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S&P cuts Argentina's credit rating further as talks drag on

Argentine Economic Minister Axel Kicillof is surrounded by members of the media as he arrives at an office to continue meetings with mediator Daniel Pollack in New York, July 30, 2014.
Peter Foley | Bloomberg | Getty Images
Argentine Economic Minister Axel Kicillof is surrounded by members of the media as he arrives at an office to continue meetings with mediator Daniel Pollack in New York, July 30, 2014.

Standard & Poor's on Wednesday cut its credit rating on Argentina's foreign-currency sovereign debt to ``selective default'' even as talks between officials from Latin America's No. 3 economy and a group of holdout creditors continued in New York.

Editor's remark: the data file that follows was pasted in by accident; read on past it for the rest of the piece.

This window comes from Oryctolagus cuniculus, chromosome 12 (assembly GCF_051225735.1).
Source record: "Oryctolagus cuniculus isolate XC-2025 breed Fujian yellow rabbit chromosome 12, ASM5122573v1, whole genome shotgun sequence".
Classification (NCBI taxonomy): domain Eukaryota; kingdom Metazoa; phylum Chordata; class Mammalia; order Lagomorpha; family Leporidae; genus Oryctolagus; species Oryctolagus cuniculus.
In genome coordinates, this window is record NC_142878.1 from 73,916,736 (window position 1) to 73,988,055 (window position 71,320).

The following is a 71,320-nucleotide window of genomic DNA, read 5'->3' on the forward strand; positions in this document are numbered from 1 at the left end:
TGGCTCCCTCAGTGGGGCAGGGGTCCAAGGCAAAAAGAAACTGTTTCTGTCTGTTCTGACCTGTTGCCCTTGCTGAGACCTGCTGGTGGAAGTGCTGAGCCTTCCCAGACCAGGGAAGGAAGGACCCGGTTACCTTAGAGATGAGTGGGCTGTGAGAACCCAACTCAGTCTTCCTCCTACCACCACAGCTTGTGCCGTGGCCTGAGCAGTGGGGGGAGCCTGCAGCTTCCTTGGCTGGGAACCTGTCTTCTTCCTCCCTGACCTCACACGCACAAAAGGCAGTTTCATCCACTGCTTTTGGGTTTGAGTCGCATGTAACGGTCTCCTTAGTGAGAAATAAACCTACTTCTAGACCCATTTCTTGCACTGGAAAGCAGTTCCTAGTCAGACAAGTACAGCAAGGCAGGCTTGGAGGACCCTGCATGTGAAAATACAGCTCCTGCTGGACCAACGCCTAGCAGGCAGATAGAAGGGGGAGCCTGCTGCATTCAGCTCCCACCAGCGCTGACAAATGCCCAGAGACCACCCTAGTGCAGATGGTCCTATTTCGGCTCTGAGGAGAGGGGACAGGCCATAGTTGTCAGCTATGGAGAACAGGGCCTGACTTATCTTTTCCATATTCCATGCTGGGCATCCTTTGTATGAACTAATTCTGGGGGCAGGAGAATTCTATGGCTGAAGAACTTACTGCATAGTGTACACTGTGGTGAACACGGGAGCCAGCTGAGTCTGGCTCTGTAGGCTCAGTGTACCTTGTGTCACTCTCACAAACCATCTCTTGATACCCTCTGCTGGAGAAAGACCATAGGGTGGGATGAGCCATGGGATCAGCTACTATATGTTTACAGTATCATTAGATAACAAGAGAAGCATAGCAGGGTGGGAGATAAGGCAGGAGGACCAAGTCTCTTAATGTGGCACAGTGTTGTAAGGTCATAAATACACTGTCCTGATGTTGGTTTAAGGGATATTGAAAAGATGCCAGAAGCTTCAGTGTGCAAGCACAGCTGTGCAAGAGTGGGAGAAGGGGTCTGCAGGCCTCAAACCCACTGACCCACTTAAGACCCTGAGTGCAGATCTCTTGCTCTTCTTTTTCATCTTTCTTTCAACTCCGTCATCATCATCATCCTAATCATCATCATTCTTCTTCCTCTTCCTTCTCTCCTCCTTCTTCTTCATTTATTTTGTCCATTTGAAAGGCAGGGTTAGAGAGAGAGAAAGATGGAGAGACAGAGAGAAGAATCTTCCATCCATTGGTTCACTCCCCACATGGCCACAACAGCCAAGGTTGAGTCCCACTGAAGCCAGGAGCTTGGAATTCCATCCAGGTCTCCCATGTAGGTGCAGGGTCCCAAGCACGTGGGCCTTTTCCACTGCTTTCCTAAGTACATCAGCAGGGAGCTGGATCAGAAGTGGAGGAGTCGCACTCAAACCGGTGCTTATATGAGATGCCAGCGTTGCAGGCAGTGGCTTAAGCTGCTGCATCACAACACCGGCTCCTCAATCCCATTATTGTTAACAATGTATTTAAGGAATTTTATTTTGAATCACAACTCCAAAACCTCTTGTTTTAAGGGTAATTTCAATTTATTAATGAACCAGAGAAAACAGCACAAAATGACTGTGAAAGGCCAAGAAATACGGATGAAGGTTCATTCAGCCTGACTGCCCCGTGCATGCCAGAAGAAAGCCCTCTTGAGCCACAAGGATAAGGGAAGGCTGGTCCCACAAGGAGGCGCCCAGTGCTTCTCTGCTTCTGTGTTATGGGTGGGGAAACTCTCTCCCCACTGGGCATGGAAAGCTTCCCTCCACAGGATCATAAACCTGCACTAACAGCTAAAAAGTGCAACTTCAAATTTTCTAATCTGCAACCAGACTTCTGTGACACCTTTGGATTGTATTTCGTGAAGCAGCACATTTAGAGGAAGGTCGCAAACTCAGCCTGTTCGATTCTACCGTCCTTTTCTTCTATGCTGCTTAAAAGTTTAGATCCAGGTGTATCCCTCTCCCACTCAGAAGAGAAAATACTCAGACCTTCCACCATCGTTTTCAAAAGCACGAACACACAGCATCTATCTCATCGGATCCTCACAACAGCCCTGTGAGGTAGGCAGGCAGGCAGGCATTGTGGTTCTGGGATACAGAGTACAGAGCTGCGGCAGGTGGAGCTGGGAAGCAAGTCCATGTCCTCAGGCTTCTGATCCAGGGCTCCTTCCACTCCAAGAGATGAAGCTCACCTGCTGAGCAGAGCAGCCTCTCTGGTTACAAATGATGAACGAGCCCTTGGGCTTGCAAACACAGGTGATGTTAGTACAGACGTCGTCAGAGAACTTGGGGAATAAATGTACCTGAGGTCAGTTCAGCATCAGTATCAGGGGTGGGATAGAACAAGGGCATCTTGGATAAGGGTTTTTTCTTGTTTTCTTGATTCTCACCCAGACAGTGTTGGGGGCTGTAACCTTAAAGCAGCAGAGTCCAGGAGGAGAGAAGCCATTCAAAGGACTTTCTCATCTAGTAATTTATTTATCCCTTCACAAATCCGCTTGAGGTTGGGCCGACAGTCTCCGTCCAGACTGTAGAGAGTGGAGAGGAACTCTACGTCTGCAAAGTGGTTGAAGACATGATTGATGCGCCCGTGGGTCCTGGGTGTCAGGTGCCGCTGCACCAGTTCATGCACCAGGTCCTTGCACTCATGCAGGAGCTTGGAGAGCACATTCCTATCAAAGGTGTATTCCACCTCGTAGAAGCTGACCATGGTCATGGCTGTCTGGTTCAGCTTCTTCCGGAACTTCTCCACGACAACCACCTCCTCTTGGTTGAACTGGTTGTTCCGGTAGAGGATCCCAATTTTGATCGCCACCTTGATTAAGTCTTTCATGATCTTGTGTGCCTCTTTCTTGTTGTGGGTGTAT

The country's economy minister is expected to speak at the Argentine consulate in New York at 5:15 p.m. ET.

S&P said that in its opinion, Argentina has now failed to make a $539 million payment due on its discount bonds due in 2033.

The payment, originally due on June 30, was subject to a 30-day grace period, which expires at the end of Wednesday.

The country has until midnight Wednesday to break the deadlock between itself and holdout hedge funds who were awarded $1.33 billion by a U.S. judge. Argentina has exhausted all legal options to avoid payment.

The default rating will remain until Argentina makes a payment on the discount bonds, S&P said. S&P had previously assigned Argentina a long-term rating of ``triple-C minus.''